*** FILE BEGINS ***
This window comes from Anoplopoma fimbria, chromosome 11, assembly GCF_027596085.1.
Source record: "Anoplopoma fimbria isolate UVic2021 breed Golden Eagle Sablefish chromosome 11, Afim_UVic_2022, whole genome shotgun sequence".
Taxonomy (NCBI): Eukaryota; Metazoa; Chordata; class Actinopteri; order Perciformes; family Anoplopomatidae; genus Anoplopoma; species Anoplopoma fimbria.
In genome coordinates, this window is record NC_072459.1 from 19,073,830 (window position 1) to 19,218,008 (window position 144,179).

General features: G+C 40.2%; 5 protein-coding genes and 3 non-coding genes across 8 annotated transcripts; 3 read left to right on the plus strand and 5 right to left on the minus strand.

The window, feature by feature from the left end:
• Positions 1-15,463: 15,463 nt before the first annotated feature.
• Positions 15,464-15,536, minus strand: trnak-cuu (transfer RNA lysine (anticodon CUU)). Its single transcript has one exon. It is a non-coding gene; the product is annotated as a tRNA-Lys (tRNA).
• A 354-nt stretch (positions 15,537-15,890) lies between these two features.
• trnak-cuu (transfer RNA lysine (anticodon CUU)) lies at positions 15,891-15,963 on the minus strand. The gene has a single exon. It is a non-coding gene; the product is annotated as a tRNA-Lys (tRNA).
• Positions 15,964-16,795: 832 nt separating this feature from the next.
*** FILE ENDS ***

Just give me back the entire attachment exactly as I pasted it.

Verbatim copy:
This window comes from Anoplopoma fimbria, chromosome 11, assembly GCF_027596085.1.
Source record: "Anoplopoma fimbria isolate UVic2021 breed Golden Eagle Sablefish chromosome 11, Afim_UVic_2022, whole genome shotgun sequence".
Taxonomy (NCBI): Eukaryota; Metazoa; Chordata; class Actinopteri; order Perciformes; family Anoplopomatidae; genus Anoplopoma; species Anoplopoma fimbria.
In genome coordinates, this window is record NC_072459.1 from 19,073,830 (window position 1) to 19,218,008 (window position 144,179).

General features: G+C 40.2%; 5 protein-coding genes and 3 non-coding genes across 8 annotated transcripts; 3 read left to right on the plus strand and 5 right to left on the minus strand.

The window, feature by feature from the left end:
• Positions 1-15,463: 15,463 nt before the first annotated feature.
• Positions 15,464-15,536, minus strand: trnak-cuu (transfer RNA lysine (anticodon CUU)). Its single transcript has one exon. It is a non-coding gene; the product is annotated as a tRNA-Lys (tRNA).
• A 354-nt stretch (positions 15,537-15,890) lies between these two features.
• trnak-cuu (transfer RNA lysine (anticodon CUU)) lies at positions 15,891-15,963 on the minus strand. The gene has a single exon. It is a non-coding gene; the product is annotated as a tRNA-Lys (tRNA).
• Positions 15,964-16,795: 832 nt separating this feature from the next.